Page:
ELKTON — With the 2020 census on the horizon, Gov. Larry Hogan’s administration is encouraging Marylanders to stand up and be counted, despite doubts that the nation’s first online census count would leave millions vulnerable to data breaches.

“Our message is very simple. The census is important. It is easy and it is safe,” said Audra Harrison, spokeswoman with the Maryland Department of Planning, during Tuesday’s council work session. “You as leaders in Cecil County are critical to this effort to making sure that everyone in our communities are counted.”

Hogan convened the Maryland Complete Count Committee in February to develop outreach strategies to improve the state’s participation rate in the 2020 federal census. In 2010, the state recorded a 76 percent participation rate.

Cecil County was a few points behind at 73 percent participation rate, ranking about 18th of all counties and Baltimore City.

Federal aid like Medicaid, food stamps, children’s health insurance, foster care services, and transportation funding, are based on the census count. For every uncounted Maryland resident, it costs the state $18,250.

With Maryland’s 24 percent non-participation rate in the 2010 census, Harrison said the state missed out $26 billion in federal funds.

“These are all important services and oftentimes lifesaving services for the people that you represent,” Harrison said. “We want to make sure that those dollars are allocated appropriately to Cecil County and the only way to do that is make sure everyone is counted.”

The 2020 census is also critical when it comes to representation at the state and federal level, as well as economic and planning decisions. It also has become a political flashpoint, as President Donald Trump has tried and failed in three federal court cases to include a question about citizenship.

U.S. District Judge George Hazel in Maryland, the third judge to rule against the Trump administration, concluded that a citizenship question is “arbitrary and capricious” and violates the Constitution and the federal Administrative Procedure Act.

Three percent of Cecil County’s population of 101,108 people are Hispanic or Latino, according to the 2010 census. Harrison acknowledged that there may be some trepidation because of inflamed politics surrounding immigration, but advocated that people “self-respond” by completing the survey on their own.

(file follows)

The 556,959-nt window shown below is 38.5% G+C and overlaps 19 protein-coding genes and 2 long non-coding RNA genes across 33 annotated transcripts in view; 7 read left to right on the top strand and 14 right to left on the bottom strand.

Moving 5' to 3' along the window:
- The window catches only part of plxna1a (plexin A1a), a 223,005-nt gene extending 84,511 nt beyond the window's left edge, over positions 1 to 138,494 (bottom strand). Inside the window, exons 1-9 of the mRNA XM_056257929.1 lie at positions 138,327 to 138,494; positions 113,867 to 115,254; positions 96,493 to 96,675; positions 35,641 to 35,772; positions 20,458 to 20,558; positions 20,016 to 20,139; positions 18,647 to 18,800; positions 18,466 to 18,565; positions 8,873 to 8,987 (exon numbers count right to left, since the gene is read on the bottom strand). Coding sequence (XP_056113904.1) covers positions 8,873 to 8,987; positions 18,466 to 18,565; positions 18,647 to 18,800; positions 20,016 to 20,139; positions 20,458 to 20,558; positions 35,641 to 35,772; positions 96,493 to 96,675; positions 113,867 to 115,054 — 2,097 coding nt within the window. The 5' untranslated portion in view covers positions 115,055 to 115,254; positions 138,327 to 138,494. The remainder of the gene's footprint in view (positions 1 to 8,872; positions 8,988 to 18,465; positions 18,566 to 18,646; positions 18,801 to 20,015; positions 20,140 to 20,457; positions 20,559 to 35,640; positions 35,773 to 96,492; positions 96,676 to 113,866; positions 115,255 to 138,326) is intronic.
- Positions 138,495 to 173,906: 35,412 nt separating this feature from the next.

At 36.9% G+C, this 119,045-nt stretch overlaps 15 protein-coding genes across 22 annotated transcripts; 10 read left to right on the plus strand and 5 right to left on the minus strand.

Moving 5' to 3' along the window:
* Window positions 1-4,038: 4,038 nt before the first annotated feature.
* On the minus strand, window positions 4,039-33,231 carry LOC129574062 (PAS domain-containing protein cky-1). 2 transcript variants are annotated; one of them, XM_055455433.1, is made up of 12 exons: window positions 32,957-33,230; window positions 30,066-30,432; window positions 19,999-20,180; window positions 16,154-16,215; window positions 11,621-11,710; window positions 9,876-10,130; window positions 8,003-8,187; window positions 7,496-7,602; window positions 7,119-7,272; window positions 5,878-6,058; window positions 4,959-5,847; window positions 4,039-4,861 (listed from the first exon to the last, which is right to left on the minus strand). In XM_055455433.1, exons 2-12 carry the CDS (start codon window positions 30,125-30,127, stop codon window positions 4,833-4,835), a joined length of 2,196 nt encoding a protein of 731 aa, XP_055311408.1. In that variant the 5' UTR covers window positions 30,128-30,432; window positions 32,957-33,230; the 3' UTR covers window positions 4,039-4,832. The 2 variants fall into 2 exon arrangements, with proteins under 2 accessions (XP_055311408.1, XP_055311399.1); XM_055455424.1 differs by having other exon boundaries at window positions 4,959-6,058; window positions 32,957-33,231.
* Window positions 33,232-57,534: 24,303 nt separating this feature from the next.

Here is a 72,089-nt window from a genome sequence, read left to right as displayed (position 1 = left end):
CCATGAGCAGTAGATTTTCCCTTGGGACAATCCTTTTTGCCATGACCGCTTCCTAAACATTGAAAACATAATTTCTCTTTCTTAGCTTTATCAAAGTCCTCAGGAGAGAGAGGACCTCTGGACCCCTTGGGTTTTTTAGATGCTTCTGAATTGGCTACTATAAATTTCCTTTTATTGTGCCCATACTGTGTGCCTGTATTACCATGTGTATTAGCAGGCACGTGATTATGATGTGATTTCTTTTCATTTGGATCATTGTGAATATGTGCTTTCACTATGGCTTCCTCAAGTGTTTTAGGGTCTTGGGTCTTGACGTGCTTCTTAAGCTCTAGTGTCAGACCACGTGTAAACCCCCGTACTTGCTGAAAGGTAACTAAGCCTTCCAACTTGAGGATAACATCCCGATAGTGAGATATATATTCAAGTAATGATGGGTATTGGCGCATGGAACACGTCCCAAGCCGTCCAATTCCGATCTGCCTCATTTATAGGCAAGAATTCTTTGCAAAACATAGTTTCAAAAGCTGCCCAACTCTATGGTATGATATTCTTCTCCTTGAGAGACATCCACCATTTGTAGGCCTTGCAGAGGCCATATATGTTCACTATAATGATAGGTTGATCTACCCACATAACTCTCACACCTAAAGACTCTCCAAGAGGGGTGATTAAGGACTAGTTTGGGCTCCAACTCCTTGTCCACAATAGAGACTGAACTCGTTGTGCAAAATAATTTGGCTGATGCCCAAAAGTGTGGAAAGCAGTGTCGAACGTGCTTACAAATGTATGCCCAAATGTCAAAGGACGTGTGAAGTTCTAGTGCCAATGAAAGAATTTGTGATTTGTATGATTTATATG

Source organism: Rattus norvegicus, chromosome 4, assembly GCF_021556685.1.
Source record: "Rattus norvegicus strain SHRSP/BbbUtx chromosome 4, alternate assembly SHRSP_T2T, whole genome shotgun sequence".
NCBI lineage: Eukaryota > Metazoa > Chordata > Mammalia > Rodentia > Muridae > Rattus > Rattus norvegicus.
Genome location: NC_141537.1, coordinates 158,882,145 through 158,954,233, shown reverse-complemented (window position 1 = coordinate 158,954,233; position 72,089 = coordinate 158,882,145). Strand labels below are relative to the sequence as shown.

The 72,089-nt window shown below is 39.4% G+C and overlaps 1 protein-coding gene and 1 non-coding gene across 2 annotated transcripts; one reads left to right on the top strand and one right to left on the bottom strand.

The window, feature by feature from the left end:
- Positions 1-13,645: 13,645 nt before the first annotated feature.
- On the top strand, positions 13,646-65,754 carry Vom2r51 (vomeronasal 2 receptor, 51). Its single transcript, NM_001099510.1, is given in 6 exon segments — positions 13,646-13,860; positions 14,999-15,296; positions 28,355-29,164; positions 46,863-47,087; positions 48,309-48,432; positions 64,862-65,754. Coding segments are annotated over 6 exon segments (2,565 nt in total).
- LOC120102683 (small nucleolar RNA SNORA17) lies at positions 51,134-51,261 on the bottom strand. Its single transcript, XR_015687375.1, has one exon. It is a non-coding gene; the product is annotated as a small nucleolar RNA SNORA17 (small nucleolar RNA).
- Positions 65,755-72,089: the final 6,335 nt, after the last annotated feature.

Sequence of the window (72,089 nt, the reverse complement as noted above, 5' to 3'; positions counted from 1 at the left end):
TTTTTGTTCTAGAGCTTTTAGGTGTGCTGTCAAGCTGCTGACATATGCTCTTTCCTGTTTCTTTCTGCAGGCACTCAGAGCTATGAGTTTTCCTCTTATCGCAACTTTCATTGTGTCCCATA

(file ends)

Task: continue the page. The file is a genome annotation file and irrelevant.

“The best way to allay any concerns is to have people self-respond, because that way you won’t have a numerator potentially coming to your door,” she said.

The biggest challenge may come from an online census, after reports of data-mining or hacks leave many distrustful of the entire process. The U.S. Census Bureau has reportedly spent years developing defenses, including immediately separating the data from the respondent’s name after it enters the system.

The 2020 census will not be moved completely online, as people still have the option to mail in surveys or completing it over the phone. Harrison pointed out that using such traditional forms would avoid any cybersecurity concerns.

Census responses are confidential, and any violations of census demographic data or individual census data is punishable by up to five years in federal prison and a $250,000 fine, she added.

“There are challenges with the 2020 census with participation alone due to the distrust of the government or our mobile population, but we need to work with our counties, our municipalities, our neighborhoods and our communities to ensure that everyone is counted. Everyone in Maryland needs to be counted,” Harrison told the Whig later.

MDP developed a map to show where it predicts low response rate to the 2020 census, based off earlier data. The idea is that the map should guide Cecil County government in where to focus its efforts to ensure that people are counted.

MDP predicts that the Interstate 95 and the U.S. Route 40 corridors will be the lowest response areas in the 2020 census, based on previous census data. Harrison later told the Whig that the great number of industrial parks in that area could be making the low response score skewed.

Elkton is pinpointed as a place where 22 to 25 percent of the population may not complete the census.

As the Maryland Complete Count Committee starts its outreach plan, Harrison encourages Cecil County to start a committee of its own and partner with towns and homeowner associations to complete the census.

“The more we talk about census, the more we talk about partnerships, the more people we can break down those barriers and get everyone counted,” she said.

The census is expected to roll out in March. The Maryland Complete Count Committee has a target census response deadline of April 1, 2020, with numerators sent out to follow-up that summer.

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